Data are for 2004 or for most recent year available

Figures adjusted for purchasing power parity

we drink less alcohol
We Drink Less Alcohol

OECD, 2006 (2003 Data)

but we don t live as long
But… We Don’t Live as Long

OECD, 2006 (2003 Data)

more babies die in the u s in the first year of life
More Babies Diein the U.S. in the first year of life

OECD, 2006

Data are for 2004 or more recent year available

slide46

Our Quality is Not the Best in the world

Survival Rates for 5 Countries

Source: Health Affairs Vol 23:#3 , 2004

we do an average number of bone marrow transplants per million people
We Do an Average Number of Bone Marrow Transplantsper million people

OECD, 2006 (2003 Data)

we are average in number of renal transplants 2001 2002
We are Average in Number of Renal Transplants (2001/2002)

Transplants/million population

OECD, 2004

we are average in the number of mri units
We are Average in the Number of MRI Units

MRIs/ million population

Source: OECD, 2005

Note: data are for 2004 ,or most recent year available

we do fewer hip replacements
We Do Fewer Hip Replacements

Procedures per 100,000 population

197

Source: OECD 2006

Data are for 2004 or most recent year available

other industrialized countries
Other Industrialized Countries
  • Availability of expensive technology
  • Rising drug costs
  • Have similar demographics
  • Similar levels of service

Why are their costs so much lower?

why costs are so much lower in other countries
Why costs are so much lower in other countries
  • Administrative simplicity
  • Negotiated prices
  • More primary care and prevention
  • Health planning
  • Global budgets

They have a system

fundamental features of a true health care system
Fundamental Features of a True Health Care System
  • Everyone included
  • Public Financing
  • Clear accountability
  • Public Stewardship
  • Budget Process
business thinking applied to healthcare reform
Business thinking applied to healthcare reform
  • What is the overall goal? (Preserve, restore and maintain health)
  • How much do we need? (McKinsey says $650 excess spending)
  • How get more for your money?(administrative savings ,formularies, negotiating prices, more primary care and prevention)
  • How would you collect money?
  • How to control overall costs?-(Budget process,
  • Who is in charge?-How to fix when things go wrong-accountability
investment model
Investment Model
  • Healthcare is regarded as a public good with investment in needed services for the whole population
  • The costs of these shared services are spread across the whole population
  • Pools money and pays for health care directly
single payer health care systems
Single Payer Health Care Systems
  • Sweden, Norway, Denmark, Canada, Finland, Iceland, Australia, and Taiwan all have single payer financing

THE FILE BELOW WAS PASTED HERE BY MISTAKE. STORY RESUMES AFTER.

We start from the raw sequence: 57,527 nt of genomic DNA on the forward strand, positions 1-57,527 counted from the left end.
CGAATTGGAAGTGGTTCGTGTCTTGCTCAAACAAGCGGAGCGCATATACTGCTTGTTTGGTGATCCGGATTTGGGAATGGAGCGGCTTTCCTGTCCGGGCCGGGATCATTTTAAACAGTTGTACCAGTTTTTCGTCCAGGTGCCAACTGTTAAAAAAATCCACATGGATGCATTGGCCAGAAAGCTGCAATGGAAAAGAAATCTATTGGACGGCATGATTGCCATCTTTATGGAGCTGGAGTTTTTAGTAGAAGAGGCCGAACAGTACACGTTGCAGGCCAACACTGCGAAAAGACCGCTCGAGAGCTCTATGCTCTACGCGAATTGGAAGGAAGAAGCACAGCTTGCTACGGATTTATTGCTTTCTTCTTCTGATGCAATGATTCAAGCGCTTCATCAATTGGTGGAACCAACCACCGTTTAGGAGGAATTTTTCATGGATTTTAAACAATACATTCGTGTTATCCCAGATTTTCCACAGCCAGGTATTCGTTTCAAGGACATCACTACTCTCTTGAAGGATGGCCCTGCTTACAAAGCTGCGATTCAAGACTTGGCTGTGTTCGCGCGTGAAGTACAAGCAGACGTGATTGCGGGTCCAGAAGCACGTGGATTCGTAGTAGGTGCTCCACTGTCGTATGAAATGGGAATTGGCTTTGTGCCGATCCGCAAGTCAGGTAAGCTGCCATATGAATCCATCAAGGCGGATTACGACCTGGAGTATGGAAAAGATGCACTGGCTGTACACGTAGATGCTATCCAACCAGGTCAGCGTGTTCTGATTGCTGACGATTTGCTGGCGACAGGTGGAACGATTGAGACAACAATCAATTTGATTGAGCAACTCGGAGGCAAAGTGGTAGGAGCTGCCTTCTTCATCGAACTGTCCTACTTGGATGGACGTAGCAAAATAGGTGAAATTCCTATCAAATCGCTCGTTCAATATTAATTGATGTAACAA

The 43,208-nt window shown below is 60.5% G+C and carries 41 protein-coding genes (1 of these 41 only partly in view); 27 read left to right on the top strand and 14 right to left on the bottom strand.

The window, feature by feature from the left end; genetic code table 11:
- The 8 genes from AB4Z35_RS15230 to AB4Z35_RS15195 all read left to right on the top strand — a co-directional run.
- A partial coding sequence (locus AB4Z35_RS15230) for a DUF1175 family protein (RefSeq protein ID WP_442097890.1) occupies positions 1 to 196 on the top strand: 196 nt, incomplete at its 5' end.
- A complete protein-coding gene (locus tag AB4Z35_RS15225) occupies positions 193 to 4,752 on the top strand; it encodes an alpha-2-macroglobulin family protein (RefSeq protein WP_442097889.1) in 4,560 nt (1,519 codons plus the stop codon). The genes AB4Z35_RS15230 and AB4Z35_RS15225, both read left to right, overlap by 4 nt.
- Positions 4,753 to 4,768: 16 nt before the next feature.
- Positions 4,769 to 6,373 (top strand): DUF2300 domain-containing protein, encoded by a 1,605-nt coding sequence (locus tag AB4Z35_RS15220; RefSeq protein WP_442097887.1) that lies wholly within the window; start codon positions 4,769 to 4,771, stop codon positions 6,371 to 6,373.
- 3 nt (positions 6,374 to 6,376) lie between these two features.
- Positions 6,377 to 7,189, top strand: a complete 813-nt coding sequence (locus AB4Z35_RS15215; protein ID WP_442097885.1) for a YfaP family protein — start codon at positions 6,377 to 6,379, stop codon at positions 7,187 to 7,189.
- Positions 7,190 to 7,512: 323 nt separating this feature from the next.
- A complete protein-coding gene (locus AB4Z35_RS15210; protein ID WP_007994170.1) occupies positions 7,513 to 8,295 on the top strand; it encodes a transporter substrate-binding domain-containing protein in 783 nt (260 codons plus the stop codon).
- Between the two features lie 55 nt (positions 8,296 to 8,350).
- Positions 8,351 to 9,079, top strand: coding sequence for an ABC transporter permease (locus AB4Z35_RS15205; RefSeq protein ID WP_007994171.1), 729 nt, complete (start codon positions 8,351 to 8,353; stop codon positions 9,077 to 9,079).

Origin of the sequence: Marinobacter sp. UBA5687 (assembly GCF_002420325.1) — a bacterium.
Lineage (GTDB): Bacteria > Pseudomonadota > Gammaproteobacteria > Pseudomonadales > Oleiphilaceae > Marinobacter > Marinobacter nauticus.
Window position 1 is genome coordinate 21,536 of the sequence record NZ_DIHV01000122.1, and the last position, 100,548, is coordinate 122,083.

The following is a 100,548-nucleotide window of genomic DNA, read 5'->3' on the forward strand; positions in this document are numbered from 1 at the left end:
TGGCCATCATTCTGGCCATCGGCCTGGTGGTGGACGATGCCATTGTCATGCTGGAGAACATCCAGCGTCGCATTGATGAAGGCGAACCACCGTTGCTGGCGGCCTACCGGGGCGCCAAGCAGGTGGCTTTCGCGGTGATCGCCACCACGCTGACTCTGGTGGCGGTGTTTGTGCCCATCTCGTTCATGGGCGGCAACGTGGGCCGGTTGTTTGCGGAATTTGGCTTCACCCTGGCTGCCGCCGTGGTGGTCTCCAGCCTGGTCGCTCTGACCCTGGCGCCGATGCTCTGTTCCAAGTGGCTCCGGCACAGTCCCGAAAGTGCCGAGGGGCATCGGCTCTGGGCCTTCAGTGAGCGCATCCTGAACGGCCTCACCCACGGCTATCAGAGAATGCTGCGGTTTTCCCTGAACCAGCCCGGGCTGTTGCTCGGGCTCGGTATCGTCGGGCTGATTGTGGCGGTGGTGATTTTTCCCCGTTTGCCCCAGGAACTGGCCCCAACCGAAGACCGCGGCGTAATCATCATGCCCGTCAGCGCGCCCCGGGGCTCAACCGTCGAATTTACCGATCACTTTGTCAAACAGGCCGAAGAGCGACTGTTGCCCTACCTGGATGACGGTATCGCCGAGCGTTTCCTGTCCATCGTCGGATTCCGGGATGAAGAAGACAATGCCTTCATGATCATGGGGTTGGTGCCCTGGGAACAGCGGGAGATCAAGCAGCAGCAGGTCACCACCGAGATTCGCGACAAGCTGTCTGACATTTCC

• Single publicly financed risk pool that pays for health care directly from a fund ear-marked for health care
  • Everyone has access to privately delivered, publicly financed health care services
  • Public can buy health insurance for services not covered by public plan.
slide59

Physicians for a National Health Program

Vermont Health Care for All

Deborah Richter, MD

802-371-7764

PO Box 1467

Montpelier, VT 05601

www.vthca.org

[email protected]

pros and cons of a true health care system
Pros and cons of a true health care system

PROS

  • Everyone Covered
  • Better benefits
  • Effective Cost Containment
  • Fairer financing
  • Stability of financing of services
  • Coverage not linked to employment

CONS

  • Problems are aired in public
  • Some will pay more than they are now
  • Cost containment measures may cut availability of some services
slide65

“If done right, health care in America could be dramatically better with true single-payer coverage.”

-Ben Brewer, WSJ, April 18, 2006

  • “[single-payer] is an idea that\'s so easy to slam politically yet so sensible for business that only Republicans can sell it! …it may take a Republican President to bless the socialization of health spending we need.”
  • -Matt Miller, Fortune, April 18, 2006

CNBC / MSN Money

  • “Think, as a small business, how you could benefit from a single-payer system: you wouldn’t lose potential employees to larger firms that offer more attractive health benefits; health insurance costs would cease to be a line item in your budget. A serious illness befalling you or an employee wouldn’t be a company-wide financial crisis. You might even save money.”
  • -Joseph Antony, CNBC / MSN Money, Winter 2003
private insurers high overhead
Private Insurers’ High Overhead

International Journal of Health Services 2005; 35(1): 64-90

obstacles
Obstacles
  • Profit
  • Politics
  • Paranoia
  • Perception

Universal healthcare system

how to talk to business about health care reform1

How To Talk To Business About Health Care Reform

February 7, 2009

Deborah Richter, MD

goals of your talk1
Goals of your talk
  • Change their perception to view healthcare as a public good rather an itemized purchase in the marketplace
  • To understand that we can’t fix anything without a healthcare system
  • To understand we are paying the whole bill anyway
  • If you get these points across, the business case for single payer is much easier
the business perspective1
The Business Perspective
  • They are paying too much for healthcare
  • The reason costs are so high is people are using too much care
  • The uninsured are not their responsibility
  • They don’t trust the government
what business does understand1
What Business Does Understand
  • Systems
  • Budgets
  • Fixed Costs
  • Efficiency
overview1
Overview
  • Review of the problems
  • Why we are in this mess
  • What we can do about it
u s health expenditures 2007
U.S. Health Expenditures 2007

$2.2 trillion

30%

Source: Health Affairs Jan/Feb 2009

national health spending as a share of gross domestic product1
National Health Spendingas a share of Gross Domestic Product

Projected

Actual

Percentage

GDP

Source: Centers for Medicare & Medicaid Services

slide81

Japan Has a $1400 competitive advantage

on every car they sell

$/Car

Source: Modern Healthcare 10/24/05: 14

18 314 die every year due to lack of health insurance1